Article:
Having so expressed his dilemma, we are unable to see how he came to accept Exhibit G Plan No. MEC/299/71 as the plan showing the area in dispute in Suit 0/30/47 and conclude that there has been no previous dispute over the land now in dispute as shown in plan No. EC/168/71 marked Exhibit ‘A’.  It is non-sequitur.  No such admission was made either in the pleadings or in evidence and in the absence of any such admission by the plaintiffs, plaintiffs’ plan determines the area of claim.

If only the learned trial Judge had applied exhibits C and E and given proper and adequate consideration to the evidence of the plaintiffs and plaintiffs’ 1st witness (P.W.1) relating to Exhibit B, he quite possibly would have come to the conclusion that the area in dispute definitely lay somewhere within the area south of the boundary marked by the 19 concrete pillars beginning from the Okigwe/Onitsha Road and running westward

Even at that, the evidence of the 1st D.W.. Mathias Chukwura (defendants’ surveyor) accepted by the learned trial Judge confirming the existence of a boundary marked by a line of pillars in part reads:

“I know the defendants. They employed me to make survey of land for them. I was shown the features.  I produced plan No. MEC/299/71; this is the copy of the plan.  No objection, admitted and marked Exhibit ‘G’.  I was shown plaintiffs’ plan Exhibit ‘A’.  I was asked to superimpose defendants’ plan on plaintiffs’ plan.  This is the superimposed plan No. MEC/591/73.  Plan tendered.  No objection, admitted and marked Exhibit ‘H’.  On examination, plaintiffs’ plan Exhibit ‘A’ and defendants’ plan Exhibit ‘G’ do not cover the same area”.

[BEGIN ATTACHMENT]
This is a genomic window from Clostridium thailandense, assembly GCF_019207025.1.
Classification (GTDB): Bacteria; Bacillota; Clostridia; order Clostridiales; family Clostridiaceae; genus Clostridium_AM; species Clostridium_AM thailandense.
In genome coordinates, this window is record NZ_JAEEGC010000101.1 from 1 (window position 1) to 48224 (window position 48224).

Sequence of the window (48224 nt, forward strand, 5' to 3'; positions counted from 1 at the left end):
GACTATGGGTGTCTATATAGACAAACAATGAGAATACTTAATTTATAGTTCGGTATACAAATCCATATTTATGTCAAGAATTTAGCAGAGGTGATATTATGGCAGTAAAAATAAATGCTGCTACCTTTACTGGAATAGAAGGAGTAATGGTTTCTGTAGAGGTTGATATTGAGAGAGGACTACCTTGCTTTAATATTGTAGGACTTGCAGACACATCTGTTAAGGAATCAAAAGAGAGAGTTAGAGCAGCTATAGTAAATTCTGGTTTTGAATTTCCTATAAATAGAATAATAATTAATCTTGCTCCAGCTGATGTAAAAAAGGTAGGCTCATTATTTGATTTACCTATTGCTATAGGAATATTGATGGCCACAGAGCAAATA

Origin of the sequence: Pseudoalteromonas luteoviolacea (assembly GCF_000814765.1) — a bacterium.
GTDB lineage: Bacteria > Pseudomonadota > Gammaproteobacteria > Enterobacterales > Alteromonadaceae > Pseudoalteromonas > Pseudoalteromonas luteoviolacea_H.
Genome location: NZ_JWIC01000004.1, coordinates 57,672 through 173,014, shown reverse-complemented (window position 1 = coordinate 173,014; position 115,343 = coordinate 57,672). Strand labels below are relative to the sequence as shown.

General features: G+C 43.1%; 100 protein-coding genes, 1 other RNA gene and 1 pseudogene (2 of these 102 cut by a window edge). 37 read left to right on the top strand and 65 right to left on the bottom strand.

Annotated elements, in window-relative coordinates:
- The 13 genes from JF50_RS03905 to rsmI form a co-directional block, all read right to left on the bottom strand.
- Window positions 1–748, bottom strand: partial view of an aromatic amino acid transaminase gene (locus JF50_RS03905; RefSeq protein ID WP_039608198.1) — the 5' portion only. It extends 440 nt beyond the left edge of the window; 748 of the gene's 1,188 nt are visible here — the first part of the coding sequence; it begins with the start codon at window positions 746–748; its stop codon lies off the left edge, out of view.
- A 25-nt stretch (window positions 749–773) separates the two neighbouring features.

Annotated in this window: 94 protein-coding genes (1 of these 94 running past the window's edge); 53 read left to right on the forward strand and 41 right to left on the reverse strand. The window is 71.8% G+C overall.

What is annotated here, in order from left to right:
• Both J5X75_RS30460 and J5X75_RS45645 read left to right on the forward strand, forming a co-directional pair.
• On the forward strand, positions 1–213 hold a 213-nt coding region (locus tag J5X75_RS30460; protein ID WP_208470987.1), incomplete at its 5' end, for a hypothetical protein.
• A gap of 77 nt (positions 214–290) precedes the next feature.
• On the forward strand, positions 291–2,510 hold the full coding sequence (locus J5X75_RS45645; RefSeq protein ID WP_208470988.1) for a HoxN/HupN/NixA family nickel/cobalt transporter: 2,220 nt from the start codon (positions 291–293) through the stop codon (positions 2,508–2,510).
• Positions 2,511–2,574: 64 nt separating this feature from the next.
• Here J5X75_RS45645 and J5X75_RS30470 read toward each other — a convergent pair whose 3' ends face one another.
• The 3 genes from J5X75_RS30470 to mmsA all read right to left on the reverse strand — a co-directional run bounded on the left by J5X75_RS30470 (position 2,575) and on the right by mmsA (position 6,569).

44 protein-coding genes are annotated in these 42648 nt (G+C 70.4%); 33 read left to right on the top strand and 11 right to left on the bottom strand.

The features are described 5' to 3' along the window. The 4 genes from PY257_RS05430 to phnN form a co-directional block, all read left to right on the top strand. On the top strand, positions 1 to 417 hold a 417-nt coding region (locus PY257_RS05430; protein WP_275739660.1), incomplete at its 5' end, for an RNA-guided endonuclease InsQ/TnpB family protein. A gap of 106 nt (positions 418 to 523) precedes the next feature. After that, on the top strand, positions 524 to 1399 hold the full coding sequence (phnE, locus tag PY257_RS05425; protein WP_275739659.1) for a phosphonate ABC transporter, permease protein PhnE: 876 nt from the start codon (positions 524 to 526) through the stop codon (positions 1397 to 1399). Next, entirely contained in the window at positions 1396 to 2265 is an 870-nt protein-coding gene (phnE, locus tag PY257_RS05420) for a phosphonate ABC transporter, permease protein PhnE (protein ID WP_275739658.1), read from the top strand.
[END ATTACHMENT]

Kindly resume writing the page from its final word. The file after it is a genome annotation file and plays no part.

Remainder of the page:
Under cross-examination:

“I went personally to survey the land and the defendants showed me the features.  I showed a line of pillars marked in yellow ………. I inserted in Exhibit G about 10 pillars.  The pillars were shown as the northern boundary of the land disputed upon.  The area verged pink is in dispute.  I showed all the pillars showed to me.  I did not see plaintiffs’ plan Exhibit ‘A’ until I finished my survey.  Exhibit A contains 19 pillars.  I did not inquire about 19 pillars …  If there are 19 pillars as on Exhibit A, the area in dispute will be south of the pillars”.  (Underlining is ours).